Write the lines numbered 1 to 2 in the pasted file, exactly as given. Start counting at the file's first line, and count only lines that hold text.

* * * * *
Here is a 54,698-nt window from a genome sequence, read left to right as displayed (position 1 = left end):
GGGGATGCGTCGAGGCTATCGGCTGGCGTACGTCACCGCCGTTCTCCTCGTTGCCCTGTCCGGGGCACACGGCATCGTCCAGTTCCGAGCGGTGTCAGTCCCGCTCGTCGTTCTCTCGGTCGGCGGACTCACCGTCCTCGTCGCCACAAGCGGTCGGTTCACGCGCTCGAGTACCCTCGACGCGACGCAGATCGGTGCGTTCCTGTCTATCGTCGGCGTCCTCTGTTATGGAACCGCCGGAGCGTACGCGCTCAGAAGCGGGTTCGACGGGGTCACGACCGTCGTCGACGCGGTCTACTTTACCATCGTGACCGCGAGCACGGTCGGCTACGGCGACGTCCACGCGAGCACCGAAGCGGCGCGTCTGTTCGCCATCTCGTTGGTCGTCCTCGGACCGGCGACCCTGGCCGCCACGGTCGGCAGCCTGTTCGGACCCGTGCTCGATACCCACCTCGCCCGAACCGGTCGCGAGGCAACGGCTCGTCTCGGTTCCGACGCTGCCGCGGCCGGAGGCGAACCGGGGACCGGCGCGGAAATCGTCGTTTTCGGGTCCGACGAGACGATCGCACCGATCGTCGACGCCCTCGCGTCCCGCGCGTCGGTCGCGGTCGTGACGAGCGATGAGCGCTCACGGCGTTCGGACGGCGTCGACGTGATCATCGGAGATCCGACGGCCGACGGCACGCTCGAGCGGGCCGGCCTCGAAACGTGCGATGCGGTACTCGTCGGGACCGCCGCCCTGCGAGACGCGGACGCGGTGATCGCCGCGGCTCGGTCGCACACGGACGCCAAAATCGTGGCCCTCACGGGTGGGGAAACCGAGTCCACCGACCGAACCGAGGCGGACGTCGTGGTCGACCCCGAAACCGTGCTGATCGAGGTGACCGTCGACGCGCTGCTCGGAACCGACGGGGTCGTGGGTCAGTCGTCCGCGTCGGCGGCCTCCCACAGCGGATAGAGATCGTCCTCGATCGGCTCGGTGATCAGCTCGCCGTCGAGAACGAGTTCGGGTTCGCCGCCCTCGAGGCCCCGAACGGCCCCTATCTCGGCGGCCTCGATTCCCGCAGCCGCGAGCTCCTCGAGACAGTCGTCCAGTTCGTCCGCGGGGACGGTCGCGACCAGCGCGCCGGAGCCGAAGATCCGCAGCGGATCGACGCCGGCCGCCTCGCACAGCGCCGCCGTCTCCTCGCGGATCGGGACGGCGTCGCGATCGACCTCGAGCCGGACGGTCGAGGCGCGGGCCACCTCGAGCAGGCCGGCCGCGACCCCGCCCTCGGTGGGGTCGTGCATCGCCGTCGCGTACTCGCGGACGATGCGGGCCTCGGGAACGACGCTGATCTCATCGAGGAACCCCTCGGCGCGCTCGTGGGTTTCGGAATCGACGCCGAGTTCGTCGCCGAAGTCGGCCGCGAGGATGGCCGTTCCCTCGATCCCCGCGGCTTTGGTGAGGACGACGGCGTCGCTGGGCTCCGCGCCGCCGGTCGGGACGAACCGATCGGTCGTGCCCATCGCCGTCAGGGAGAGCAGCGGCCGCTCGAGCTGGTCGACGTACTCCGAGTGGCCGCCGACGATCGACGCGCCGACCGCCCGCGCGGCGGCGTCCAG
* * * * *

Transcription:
Here is a 54,698-nt window from a genome sequence, read left to right as displayed (position 1 = left end):
GGGGATGCGTCGAGGCTATCGGCTGGCGTACGTCACCGCCGTTCTCCTCGTTGCCCTGTCCGGGGCACACGGCATCGTCCAGTTCCGAGCGGTGTCAGTCCCGCTCGTCGTTCTCTCGGTCGGCGGACTCACCGTCCTCGTCGCCACAAGCGGTCGGTTCACGCGCTCGAGTACCCTCGACGCGACGCAGATCGGTGCGTTCCTGTCTATCGTCGGCGTCCTCTGTTATGGAACCGCCGGAGCGTACGCGCTCAGAAGCGGGTTCGACGGGGTCACGACCGTCGTCGACGCGGTCTACTTTACCATCGTGACCGCGAGCACGGTCGGCTACGGCGACGTCCACGCGAGCACCGAAGCGGCGCGTCTGTTCGCCATCTCGTTGGTCGTCCTCGGACCGGCGACCCTGGCCGCCACGGTCGGCAGCCTGTTCGGACCCGTGCTCGATACCCACCTCGCCCGAACCGGTCGCGAGGCAACGGCTCGTCTCGGTTCCGACGCTGCCGCGGCCGGAGGCGAACCGGGGACCGGCGCGGAAATCGTCGTTTTCGGGTCCGACGAGACGATCGCACCGATCGTCGACGCCCTCGCGTCCCGCGCGTCGGTCGCGGTCGTGACGAGCGATGAGCGCTCACGGCGTTCGGACGGCGTCGACGTGATCATCGGAGATCCGACGGCCGACGGCACGCTCGAGCGGGCCGGCCTCGAAACGTGCGATGCGGTACTCGTCGGGACCGCCGCCCTGCGAGACGCGGACGCGGTGATCGCCGCGGCTCGGTCGCACACGGACGCCAAAATCGTGGCCCTCACGGGTGGGGAAACCGAGTCCACCGACCGAACCGAGGCGGACGTCGTGGTCGACCCCGAAACCGTGCTGATCGAGGTGACCGTCGACGCGCTGCTCGGAACCGACGGGGTCGTGGGTCAGTCGTCCGCGTCGGCGGCCTCCCACAGCGGATAGAGATCGTCCTCGATCGGCTCGGTGATCAGCTCGCCGTCGAGAACGAGTTCGGGTTCGCCGCCCTCGAGGCCCCGAACGGCCCCTATCTCGGCGGCCTCGATTCCCGCAGCCGCGAGCTCCTCGAGACAGTCGTCCAGTTCGTCCGCGGGGACGGTCGCGACCAGCGCGCCGGAGCCGAAGATCCGCAGCGGATCGACGCCGGCCGCCTCGCACAGCGCCGCCGTCTCCTCGCGGATCGGGACGGCGTCGCGATCGACCTCGAGCCGGACGGTCGAGGCGCGGGCCACCTCGAGCAGGCCGGCCGCGACCCCGCCCTCGGTGGGGTCGTGCATCGCCGTCGCGTACTCGCGGACGATGCGGGCCTCGGGAACGACGCTGATCTCATCGAGGAACCCCTCGGCGCGCTCGTGGGTTTCGGAATCGACGCCGAGTTCGTCGCCGAAGTCGGCCGCGAGGATGGCCGTTCCCTCGATCCCCGCGGCTTTGGTGAGGACGACGGCGTCGCTGGGCTCCGCGCCGCCGGTCGGGACGAACCGATCGGTCGTGCCCATCGCCGTCAGGGAGAGCAGCGGCCGCTCGAGCTGGTCGACGTACTCCGAGTGGCCGCCGACGATCGACGCGCCGACCGCCCGCGCGGCGGCGTCCAG